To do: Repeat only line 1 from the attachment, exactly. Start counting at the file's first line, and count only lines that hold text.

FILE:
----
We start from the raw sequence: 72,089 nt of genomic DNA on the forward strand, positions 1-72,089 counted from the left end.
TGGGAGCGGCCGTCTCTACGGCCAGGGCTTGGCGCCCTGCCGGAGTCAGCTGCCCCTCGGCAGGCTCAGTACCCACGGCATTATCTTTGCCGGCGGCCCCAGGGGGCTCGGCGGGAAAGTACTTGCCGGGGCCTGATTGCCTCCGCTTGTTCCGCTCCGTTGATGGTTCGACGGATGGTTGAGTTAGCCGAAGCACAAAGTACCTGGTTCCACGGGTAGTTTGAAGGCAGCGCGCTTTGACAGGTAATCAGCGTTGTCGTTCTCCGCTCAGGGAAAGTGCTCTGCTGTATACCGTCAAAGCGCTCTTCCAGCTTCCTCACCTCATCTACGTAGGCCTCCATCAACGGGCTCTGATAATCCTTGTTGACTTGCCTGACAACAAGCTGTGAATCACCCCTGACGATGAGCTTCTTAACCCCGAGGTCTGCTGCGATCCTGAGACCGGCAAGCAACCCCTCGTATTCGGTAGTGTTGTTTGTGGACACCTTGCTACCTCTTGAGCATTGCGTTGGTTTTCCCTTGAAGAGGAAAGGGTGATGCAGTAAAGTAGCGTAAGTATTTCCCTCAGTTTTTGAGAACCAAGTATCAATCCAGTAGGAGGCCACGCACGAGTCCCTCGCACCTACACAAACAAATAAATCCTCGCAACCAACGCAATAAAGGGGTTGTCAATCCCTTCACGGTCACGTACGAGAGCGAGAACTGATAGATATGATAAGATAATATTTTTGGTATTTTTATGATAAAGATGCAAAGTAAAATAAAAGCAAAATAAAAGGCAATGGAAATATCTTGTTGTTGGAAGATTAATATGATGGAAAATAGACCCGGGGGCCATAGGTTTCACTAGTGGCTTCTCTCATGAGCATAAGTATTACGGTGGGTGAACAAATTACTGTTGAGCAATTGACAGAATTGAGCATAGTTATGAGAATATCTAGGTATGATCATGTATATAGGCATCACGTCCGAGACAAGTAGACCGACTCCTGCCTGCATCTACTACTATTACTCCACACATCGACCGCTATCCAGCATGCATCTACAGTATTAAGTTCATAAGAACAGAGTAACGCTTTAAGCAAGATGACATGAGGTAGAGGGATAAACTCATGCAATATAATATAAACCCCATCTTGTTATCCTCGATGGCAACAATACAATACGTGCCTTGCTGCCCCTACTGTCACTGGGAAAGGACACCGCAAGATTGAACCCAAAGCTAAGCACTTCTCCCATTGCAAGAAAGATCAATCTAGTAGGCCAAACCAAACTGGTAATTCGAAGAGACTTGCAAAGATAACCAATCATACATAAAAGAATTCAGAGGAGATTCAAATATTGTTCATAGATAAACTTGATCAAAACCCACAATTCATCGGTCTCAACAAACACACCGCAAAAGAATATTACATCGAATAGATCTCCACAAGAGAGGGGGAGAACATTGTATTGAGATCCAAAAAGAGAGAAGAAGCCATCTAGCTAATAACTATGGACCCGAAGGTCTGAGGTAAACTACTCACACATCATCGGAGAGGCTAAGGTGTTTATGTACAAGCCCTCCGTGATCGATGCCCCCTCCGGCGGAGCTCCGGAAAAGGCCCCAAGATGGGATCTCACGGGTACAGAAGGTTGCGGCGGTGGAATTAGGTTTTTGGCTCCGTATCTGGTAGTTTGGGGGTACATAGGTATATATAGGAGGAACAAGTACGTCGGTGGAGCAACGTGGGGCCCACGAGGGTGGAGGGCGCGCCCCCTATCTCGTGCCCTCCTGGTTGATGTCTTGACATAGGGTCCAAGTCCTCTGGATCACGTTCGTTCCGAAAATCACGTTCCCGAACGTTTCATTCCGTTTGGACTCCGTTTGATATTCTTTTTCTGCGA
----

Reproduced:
We start from the raw sequence: 72,089 nt of genomic DNA on the forward strand, positions 1-72,089 counted from the left end.